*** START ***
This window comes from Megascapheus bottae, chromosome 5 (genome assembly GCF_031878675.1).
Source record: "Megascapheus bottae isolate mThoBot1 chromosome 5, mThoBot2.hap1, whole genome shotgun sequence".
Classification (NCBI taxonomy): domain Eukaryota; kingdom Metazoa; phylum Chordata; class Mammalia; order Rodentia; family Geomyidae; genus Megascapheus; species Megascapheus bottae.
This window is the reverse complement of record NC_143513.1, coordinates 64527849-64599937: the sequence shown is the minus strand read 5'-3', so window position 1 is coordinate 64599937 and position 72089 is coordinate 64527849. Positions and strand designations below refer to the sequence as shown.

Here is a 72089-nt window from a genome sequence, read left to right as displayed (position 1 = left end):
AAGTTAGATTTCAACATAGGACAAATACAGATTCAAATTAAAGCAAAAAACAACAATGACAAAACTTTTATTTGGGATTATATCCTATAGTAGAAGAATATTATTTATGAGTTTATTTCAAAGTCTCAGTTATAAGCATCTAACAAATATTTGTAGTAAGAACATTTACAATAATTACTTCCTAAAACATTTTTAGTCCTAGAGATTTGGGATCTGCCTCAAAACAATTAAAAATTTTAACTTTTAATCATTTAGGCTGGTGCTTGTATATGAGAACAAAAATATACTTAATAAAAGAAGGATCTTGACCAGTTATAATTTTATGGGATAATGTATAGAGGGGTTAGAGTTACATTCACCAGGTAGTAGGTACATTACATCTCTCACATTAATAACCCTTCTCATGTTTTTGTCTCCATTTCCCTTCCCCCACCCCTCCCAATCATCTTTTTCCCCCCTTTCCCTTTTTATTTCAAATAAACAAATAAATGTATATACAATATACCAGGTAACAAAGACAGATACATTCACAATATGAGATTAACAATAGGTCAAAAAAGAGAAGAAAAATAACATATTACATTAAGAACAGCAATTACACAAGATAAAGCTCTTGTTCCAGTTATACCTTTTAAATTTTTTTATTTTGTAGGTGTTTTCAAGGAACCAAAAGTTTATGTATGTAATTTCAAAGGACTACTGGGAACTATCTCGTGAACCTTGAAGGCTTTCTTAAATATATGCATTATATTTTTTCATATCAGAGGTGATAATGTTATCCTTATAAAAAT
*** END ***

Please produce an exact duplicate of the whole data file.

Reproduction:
This window comes from Megascapheus bottae, chromosome 5 (genome assembly GCF_031878675.1).
Source record: "Megascapheus bottae isolate mThoBot1 chromosome 5, mThoBot2.hap1, whole genome shotgun sequence".
Classification (NCBI taxonomy): domain Eukaryota; kingdom Metazoa; phylum Chordata; class Mammalia; order Rodentia; family Geomyidae; genus Megascapheus; species Megascapheus bottae.
This window is the reverse complement of record NC_143513.1, coordinates 64527849-64599937: the sequence shown is the minus strand read 5'-3', so window position 1 is coordinate 64599937 and position 72089 is coordinate 64527849. Positions and strand designations below refer to the sequence as shown.

Here is a 72089-nt window from a genome sequence, read left to right as displayed (position 1 = left end):
AAGTTAGATTTCAACATAGGACAAATACAGATTCAAATTAAAGCAAAAAACAACAATGACAAAACTTTTATTTGGGATTATATCCTATAGTAGAAGAATATTATTTATGAGTTTATTTCAAAGTCTCAGTTATAAGCATCTAACAAATATTTGTAGTAAGAACATTTACAATAATTACTTCCTAAAACATTTTTAGTCCTAGAGATTTGGGATCTGCCTCAAAACAATTAAAAATTTTAACTTTTAATCATTTAGGCTGGTGCTTGTATATGAGAACAAAAATATACTTAATAAAAGAAGGATCTTGACCAGTTATAATTTTATGGGATAATGTATAGAGGGGTTAGAGTTACATTCACCAGGTAGTAGGTACATTACATCTCTCACATTAATAACCCTTCTCATGTTTTTGTCTCCATTTCCCTTCCCCCACCCCTCCCAATCATCTTTTTCCCCCCTTTCCCTTTTTATTTCAAATAAACAAATAAATGTATATACAATATACCAGGTAACAAAGACAGATACATTCACAATATGAGATTAACAATAGGTCAAAAAAGAGAAGAAAAATAACATATTACATTAAGAACAGCAATTACACAAGATAAAGCTCTTGTTCCAGTTATACCTTTTAAATTTTTTTATTTTGTAGGTGTTTTCAAGGAACCAAAAGTTTATGTATGTAATTTCAAAGGACTACTGGGAACTATCTCGTGAACCTTGAAGGCTTTCTTAAATATATGCATTATATTTTTTCATATCAGAGGTGATAATGTTATCCTTATAAAAAT